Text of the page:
I wanted to know about his job at the multinational. Pedro explained: “It happened as I had been told. I was fired as soon as I returned to work. Contrary to what I imagined, I wasn’t sad. I realised the flow of life and understood the changes that life was signalling to me. The time I spent working for the company was marvellous, but like every cycle, it needs to come to an end for another one to begin. Otherwise, we’ll experience the bitterness or boredom of stagnation”. I asked him about the events following his dismissal. He told me: “I even sent my CV to a few companies, but when I realised that it didn’t bring me any enthusiasm, I understood that the time had come for a broader and deeper change. I learnt at the monastery that all our movements need to expand the flow of life, inside and outside us. We have to live with joy and enthusiasm. I also learnt here that joy comes from realising the virtues in your life; enthusiasm means being vibrant in your own soul.”
“I heard about a French woman who had set up a kind of ashram, a type of retreat linked to the improvement of the spirit, very common in India, in a small town in the Serra Cantareira. As well as a hotel, it offered courses and practices linked to good living, from food and body care to therapies and spiritual reflections. As the owner had to return to France for family reasons, she put it up for sale. Now, I had received a good severance package after twenty years’ service. I loved everything about the place, from the simple architectural features that gave it a minimalist sophistication, to the fantastic influence of the surrounding nature. Even better, it was only a few hours from São Paulo, the city where my children continued to live with their mother. They could come at weekends to stay with me. The most important thing was the opportunity to pass on all the benefits I had learnt after so many years of study at the monastery, which had been fundamental in preventing me from succumbing at an angular moment in my existence. I was seized by an overwhelming desire. I made the right move and life enveloped me in its marvellous flow of Light”.
I asked about new loves. Pedro confessed: “I’m dating a yoga teacher. She was part of the hotel team when I met her. There’s a special harmony between us. We have the same interests and a convergent perspective on life. Being around her makes my heart happy. I love her.” I made a point of giving him another hug. Happiness is the perception of evolution in motion.
He looked at me seriously and said: “I really want to thank you for not letting me give up on the Light. That conversation we had last year was crucial to the transition I’ve achieved.” I was honest with him: “In truth, I just didn’t let you forget everything you already knew, which is common when the shadows creep in and try to take control. I reminded you of the power of your own Light and the strength we have when we keep the roots of our principles and values grounded in the truth. There will be no room for fear and nothing will be able to bring us down. Therein lies all strength and power.”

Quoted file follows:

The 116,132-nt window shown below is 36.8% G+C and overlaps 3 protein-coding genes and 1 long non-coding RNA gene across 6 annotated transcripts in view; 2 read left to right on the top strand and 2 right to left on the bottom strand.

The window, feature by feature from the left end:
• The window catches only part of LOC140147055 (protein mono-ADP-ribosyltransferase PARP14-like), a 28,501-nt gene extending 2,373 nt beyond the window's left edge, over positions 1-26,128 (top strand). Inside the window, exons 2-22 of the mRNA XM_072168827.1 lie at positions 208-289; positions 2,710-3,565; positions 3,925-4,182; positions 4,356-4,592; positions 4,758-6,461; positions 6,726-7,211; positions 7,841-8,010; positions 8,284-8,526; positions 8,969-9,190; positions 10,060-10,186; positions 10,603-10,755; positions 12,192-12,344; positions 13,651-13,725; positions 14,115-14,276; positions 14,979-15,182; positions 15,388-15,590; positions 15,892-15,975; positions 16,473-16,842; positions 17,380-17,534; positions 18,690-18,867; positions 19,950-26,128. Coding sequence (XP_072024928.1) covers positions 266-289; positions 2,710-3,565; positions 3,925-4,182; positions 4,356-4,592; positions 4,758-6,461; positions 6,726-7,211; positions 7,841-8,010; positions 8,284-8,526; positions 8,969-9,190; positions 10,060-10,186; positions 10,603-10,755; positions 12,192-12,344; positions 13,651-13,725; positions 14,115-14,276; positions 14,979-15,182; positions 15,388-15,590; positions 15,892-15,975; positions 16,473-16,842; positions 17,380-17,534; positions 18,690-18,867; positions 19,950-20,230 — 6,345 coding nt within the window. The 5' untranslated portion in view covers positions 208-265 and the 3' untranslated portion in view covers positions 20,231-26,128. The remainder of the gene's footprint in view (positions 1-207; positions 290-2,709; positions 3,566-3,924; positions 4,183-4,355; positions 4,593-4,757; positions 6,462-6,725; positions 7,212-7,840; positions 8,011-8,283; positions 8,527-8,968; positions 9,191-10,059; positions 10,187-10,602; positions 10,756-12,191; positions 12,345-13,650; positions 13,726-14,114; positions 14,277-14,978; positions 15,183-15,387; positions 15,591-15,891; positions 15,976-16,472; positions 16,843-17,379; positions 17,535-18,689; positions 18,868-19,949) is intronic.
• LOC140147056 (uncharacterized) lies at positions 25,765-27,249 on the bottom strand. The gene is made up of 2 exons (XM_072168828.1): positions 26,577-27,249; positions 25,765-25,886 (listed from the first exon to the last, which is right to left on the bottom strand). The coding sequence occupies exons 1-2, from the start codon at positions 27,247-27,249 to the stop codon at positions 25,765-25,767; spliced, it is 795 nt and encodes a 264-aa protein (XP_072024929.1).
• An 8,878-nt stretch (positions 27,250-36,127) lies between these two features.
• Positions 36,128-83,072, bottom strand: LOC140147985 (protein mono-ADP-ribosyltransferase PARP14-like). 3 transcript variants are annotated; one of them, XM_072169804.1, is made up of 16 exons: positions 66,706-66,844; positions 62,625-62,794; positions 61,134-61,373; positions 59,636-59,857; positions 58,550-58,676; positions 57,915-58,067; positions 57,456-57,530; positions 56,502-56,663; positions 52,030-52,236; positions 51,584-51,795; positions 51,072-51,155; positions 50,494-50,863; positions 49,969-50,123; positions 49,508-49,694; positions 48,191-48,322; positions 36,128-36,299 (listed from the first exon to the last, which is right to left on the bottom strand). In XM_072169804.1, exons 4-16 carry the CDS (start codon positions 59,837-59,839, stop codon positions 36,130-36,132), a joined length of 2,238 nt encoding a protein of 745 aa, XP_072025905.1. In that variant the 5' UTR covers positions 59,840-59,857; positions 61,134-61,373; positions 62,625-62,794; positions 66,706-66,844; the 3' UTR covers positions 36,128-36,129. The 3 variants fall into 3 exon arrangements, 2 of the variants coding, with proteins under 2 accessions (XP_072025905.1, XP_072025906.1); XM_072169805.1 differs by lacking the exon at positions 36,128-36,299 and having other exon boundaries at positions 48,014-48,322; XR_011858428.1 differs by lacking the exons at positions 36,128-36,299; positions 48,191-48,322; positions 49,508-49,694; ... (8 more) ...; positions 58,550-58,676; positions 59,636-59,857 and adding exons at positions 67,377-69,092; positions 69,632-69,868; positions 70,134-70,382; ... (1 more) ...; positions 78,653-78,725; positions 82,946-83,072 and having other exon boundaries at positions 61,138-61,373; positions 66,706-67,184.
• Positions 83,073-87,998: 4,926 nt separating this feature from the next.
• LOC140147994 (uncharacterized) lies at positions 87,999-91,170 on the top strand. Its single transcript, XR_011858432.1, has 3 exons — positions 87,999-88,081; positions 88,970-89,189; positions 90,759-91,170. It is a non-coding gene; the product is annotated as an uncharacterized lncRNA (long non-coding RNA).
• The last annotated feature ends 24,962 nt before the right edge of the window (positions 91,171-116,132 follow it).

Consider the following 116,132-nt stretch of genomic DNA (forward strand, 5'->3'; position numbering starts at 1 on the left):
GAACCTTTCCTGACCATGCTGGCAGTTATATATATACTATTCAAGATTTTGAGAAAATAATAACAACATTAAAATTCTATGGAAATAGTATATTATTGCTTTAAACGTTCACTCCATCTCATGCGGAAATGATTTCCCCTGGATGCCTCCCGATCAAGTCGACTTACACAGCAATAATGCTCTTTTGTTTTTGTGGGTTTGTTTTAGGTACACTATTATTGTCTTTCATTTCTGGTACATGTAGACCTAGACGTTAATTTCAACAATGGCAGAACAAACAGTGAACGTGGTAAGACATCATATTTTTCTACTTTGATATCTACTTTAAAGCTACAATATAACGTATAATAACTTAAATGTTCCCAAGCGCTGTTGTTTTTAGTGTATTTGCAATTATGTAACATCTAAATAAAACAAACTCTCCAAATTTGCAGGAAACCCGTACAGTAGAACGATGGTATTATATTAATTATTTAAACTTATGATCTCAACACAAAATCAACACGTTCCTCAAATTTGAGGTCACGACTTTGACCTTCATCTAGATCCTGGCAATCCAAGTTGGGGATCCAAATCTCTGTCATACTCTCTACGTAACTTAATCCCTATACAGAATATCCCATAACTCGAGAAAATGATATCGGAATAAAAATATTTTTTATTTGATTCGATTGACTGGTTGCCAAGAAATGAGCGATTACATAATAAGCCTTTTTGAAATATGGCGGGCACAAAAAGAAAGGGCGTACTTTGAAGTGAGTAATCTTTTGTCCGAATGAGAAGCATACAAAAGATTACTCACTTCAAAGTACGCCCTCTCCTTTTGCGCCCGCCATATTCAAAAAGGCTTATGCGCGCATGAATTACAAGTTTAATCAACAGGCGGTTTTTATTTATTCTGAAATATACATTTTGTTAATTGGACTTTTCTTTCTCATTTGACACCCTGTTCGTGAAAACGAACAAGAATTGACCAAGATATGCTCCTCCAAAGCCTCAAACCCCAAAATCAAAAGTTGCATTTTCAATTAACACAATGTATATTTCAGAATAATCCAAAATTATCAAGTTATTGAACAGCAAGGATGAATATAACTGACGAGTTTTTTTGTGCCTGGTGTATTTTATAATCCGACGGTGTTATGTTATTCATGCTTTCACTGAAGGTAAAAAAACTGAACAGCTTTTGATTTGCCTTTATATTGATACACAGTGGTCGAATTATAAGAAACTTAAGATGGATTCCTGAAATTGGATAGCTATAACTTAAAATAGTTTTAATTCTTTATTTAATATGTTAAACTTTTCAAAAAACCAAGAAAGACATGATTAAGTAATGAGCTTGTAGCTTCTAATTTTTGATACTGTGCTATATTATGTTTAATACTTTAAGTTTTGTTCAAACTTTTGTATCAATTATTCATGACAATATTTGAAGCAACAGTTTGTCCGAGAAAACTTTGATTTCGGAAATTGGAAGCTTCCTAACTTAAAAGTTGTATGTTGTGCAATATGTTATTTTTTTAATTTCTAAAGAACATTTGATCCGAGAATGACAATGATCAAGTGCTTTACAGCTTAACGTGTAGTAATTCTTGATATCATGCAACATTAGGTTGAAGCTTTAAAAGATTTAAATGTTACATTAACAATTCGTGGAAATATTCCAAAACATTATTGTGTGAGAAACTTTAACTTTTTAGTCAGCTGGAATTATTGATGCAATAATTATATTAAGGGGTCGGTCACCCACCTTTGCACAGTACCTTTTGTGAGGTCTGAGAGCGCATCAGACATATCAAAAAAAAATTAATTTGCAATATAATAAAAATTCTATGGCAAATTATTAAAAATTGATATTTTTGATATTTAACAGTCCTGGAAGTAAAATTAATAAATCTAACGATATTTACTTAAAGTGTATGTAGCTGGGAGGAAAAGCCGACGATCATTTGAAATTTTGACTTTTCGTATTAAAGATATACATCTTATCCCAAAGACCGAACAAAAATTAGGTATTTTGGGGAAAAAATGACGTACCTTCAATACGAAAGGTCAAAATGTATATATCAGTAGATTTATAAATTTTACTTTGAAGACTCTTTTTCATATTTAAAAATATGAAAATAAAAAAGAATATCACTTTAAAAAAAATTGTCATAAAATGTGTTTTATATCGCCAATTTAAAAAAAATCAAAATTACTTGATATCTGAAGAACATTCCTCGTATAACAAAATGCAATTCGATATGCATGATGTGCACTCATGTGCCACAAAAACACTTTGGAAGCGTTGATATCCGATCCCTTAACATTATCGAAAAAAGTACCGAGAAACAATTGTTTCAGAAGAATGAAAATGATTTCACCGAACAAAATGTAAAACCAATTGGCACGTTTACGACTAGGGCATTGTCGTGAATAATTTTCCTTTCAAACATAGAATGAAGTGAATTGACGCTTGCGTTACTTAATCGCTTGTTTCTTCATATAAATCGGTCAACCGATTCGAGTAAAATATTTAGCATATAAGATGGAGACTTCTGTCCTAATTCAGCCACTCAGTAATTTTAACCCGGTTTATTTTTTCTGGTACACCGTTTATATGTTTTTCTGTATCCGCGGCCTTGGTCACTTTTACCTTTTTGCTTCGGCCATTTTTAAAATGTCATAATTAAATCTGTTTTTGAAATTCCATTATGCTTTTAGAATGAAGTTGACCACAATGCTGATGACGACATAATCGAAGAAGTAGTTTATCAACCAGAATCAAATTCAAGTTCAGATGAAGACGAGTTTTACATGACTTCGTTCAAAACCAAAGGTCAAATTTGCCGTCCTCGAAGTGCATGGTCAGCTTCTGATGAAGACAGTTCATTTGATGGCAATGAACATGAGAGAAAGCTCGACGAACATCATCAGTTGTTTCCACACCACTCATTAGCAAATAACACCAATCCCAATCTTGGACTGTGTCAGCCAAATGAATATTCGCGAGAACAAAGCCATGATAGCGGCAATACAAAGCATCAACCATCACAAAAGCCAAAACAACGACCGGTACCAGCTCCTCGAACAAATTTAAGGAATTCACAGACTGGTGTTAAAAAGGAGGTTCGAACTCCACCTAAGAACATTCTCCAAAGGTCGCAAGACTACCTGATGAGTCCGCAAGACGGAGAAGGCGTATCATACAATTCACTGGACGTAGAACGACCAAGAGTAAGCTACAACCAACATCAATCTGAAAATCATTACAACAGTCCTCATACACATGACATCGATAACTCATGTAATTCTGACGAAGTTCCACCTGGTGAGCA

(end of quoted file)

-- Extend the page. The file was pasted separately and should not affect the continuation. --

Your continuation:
“What’s more, when life brings transformations in the form of an avalanche, taking everything away from where it’s always been, it’s because it believes we’re ready to build a new place to live. A marvellous place within us. All we have to do is not forget our strength and power, all we have to do is not forget our Light. It’s enough that we don’t forget who we are and who we can be. Always.”
We remember the wise words of the Elder, as we affectionately called the oldest monk in the monastery: “The problem is not misfortune, but when we forget grace.” Grace is the personal gift that makes us capable of overcoming any difficulty and moving on.
Pedro recalled that he had come for another reason: “At the hotel, we’re going to start a cycle of courses and talks inspired by the experiences I had at the monastery. I want to share this precious knowledge. I’d like you to give the opening talk”. I was genuinely moved. It’s great to look back and feel how far we’ve come in our communion with others. I asked him if he had any idea what the talk should be about. Pedro had everything prepared: “I’d like the title to be The Roaring Around Us”. I said I hadn’t understood. He clarified: “The roaring around me are not the cause of my fears. Being trapped in myself, yes; being distant from my essence, yes; not having planted my roots in the soil of truth, yes; forgetting how to switch on my light, yes. These are the mistakes that make us afraid when the world roars. Nothing out there can scare me. The love I have enlightens me and protects me on the Way. Living my truth are my roots, flowers and fruits. I lack nothing because I am everything.”
I opened my arms and said that the talk was ready. I joked that there was no longer any reason for me to be there. We laughed. Hugging, we went to the canteen to celebrate that beautiful transition with two steaming mugs of coffee.
Translated by Cazmilian Zórdic.